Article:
Cassini looks upward at the south polar region on Rhea during a recent distant encounter. Rhea's icy surface is so heavily saturated with impact craters that the moon's limb, or edge, has a rugged, bumpy appearance. Rhea is 1,528 kilometers (949 miles) across.
The bright splotch seen here near the upper right is impact material (or ejecta) from a relatively fresh crater (see PIA06648 for another view of this bright feature).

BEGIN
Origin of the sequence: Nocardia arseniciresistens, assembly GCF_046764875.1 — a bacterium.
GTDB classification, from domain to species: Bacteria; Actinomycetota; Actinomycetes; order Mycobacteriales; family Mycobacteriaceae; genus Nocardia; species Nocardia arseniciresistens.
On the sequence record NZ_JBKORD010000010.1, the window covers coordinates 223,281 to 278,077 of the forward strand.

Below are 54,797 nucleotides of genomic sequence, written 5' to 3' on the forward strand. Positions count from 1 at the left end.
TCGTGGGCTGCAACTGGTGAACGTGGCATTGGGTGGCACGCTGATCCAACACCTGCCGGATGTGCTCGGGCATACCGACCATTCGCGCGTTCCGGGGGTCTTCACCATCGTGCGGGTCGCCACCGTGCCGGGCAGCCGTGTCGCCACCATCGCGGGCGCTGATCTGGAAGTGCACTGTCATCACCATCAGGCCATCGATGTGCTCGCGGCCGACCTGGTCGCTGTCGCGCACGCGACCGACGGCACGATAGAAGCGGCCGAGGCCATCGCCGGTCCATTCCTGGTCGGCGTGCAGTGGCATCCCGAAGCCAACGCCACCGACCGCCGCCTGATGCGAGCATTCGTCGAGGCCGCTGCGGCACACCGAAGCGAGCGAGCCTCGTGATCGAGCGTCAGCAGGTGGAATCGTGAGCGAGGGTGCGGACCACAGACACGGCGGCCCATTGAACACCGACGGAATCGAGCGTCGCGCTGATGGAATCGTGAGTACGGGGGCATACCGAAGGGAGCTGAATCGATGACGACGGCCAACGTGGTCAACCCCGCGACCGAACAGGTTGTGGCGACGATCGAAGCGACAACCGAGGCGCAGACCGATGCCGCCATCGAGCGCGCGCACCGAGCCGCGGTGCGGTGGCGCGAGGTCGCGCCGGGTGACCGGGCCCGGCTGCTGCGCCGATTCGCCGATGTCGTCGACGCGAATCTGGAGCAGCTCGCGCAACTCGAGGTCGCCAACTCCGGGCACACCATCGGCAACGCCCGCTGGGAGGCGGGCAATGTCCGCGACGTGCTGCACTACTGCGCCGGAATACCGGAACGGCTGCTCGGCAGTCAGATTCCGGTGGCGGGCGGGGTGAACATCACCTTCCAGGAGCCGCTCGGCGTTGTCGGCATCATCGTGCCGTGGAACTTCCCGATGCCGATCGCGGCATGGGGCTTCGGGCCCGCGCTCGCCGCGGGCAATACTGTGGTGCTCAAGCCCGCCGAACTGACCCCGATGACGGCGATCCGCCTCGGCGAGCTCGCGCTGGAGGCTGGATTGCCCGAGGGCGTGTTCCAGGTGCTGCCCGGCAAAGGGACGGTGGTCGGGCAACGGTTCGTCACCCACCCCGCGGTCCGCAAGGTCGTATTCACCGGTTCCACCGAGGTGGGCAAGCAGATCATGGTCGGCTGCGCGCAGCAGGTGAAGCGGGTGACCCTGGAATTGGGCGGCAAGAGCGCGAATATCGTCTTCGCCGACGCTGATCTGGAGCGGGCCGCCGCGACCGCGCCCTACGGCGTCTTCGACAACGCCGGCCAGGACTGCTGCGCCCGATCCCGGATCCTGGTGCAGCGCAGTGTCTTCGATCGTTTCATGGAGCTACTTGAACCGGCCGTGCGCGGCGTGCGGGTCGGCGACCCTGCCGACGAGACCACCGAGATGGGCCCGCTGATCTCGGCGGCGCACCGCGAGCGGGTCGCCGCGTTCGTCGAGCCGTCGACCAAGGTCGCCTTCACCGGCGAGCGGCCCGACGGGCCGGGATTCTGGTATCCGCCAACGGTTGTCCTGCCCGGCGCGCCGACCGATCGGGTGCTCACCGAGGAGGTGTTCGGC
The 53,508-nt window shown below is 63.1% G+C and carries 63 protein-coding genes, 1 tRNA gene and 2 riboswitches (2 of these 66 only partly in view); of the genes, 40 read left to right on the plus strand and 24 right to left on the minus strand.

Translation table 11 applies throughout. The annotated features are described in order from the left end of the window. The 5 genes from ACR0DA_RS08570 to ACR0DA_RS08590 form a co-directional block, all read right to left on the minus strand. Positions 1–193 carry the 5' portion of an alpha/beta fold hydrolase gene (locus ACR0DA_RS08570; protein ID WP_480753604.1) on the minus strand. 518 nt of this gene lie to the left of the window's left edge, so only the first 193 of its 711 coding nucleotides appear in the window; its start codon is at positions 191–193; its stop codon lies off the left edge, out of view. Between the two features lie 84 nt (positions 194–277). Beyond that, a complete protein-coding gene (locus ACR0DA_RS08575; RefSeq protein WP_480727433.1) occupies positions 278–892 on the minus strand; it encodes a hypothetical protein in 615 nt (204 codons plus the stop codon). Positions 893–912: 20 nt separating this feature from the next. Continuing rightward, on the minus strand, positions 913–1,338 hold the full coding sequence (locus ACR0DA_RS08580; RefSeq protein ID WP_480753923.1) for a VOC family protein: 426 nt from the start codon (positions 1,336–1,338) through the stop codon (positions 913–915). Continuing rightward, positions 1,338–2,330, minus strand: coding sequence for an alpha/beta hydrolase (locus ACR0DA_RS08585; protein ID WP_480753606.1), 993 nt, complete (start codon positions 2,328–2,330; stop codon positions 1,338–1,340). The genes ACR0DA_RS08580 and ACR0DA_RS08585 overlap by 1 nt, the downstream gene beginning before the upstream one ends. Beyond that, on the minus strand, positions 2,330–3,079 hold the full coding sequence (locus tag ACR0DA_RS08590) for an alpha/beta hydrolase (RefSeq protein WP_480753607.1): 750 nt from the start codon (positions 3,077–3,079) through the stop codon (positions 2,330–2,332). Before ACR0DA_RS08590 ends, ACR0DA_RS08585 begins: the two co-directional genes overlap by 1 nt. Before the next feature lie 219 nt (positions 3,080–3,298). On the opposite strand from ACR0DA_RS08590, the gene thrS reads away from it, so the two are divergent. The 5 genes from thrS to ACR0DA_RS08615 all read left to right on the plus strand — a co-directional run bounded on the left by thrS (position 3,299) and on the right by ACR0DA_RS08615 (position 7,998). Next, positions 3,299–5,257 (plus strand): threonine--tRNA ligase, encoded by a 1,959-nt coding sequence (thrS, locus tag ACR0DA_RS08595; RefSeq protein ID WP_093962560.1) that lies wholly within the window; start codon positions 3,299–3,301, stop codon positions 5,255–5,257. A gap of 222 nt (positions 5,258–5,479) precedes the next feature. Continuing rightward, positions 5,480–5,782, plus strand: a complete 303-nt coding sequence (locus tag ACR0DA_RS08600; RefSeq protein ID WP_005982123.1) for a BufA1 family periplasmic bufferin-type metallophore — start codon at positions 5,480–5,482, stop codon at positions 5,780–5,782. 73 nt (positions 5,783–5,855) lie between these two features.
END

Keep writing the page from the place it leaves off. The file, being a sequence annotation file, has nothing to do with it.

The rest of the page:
The image was taken with the Cassini spacecraft narrow-angle camera on July 14, 2005, at a distance of approximately 342,000 kilometers (212,000 miles) from Rhea and at a Sun-Rhea-spacecraft, or phase, angle of 36 degrees. The image was obtained using a filter sensitive to wavelengths of infrared light centered at 298 nanometers. The image scale is 2 kilometers (1 mile) per pixel.